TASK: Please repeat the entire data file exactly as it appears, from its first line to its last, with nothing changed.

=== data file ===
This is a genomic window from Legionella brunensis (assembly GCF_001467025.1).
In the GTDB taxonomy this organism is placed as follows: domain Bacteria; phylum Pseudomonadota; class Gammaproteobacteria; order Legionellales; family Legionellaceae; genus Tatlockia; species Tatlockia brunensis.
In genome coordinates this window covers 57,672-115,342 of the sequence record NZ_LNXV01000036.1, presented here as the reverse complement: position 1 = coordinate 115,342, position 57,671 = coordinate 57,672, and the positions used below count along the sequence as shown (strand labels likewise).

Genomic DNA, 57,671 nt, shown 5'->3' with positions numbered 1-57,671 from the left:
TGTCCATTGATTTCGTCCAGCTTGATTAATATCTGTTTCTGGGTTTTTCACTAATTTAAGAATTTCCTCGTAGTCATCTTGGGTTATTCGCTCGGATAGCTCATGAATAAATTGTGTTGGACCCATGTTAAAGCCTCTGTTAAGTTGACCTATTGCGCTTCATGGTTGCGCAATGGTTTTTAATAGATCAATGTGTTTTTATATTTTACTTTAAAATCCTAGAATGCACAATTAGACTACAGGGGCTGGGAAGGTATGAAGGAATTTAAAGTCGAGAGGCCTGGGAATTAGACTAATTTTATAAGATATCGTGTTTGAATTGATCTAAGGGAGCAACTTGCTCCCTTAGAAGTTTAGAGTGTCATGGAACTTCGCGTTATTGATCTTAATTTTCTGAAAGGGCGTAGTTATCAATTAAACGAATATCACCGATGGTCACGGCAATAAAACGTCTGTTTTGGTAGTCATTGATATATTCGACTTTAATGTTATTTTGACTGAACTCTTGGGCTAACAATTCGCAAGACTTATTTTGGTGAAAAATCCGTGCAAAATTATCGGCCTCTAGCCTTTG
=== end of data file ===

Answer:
This is a genomic window from Legionella brunensis (assembly GCF_001467025.1).
In the GTDB taxonomy this organism is placed as follows: domain Bacteria; phylum Pseudomonadota; class Gammaproteobacteria; order Legionellales; family Legionellaceae; genus Tatlockia; species Tatlockia brunensis.
In genome coordinates this window covers 57,672-115,342 of the sequence record NZ_LNXV01000036.1, presented here as the reverse complement: position 1 = coordinate 115,342, position 57,671 = coordinate 57,672, and the positions used below count along the sequence as shown (strand labels likewise).

Genomic DNA, 57,671 nt, shown 5'->3' with positions numbered 1-57,671 from the left:
TGTCCATTGATTTCGTCCAGCTTGATTAATATCTGTTTCTGGGTTTTTCACTAATTTAAGAATTTCCTCGTAGTCATCTTGGGTTATTCGCTCGGATAGCTCATGAATAAATTGTGTTGGACCCATGTTAAAGCCTCTGTTAAGTTGACCTATTGCGCTTCATGGTTGCGCAATGGTTTTTAATAGATCAATGTGTTTTTATATTTTACTTTAAAATCCTAGAATGCACAATTAGACTACAGGGGCTGGGAAGGTATGAAGGAATTTAAAGTCGAGAGGCCTGGGAATTAGACTAATTTTATAAGATATCGTGTTTGAATTGATCTAAGGGAGCAACTTGCTCCCTTAGAAGTTTAGAGTGTCATGGAACTTCGCGTTATTGATCTTAATTTTCTGAAAGGGCGTAGTTATCAATTAAACGAATATCACCGATGGTCACGGCAATAAAACGTCTGTTTTGGTAGTCATTGATATATTCGACTTTAATGTTATTTTGACTGAACTCTTGGGCTAACAATTCGCAAGACTTATTTTGGTGAAAAATCCGTGCAAAATTATCGGCCTCTAGCCTTTG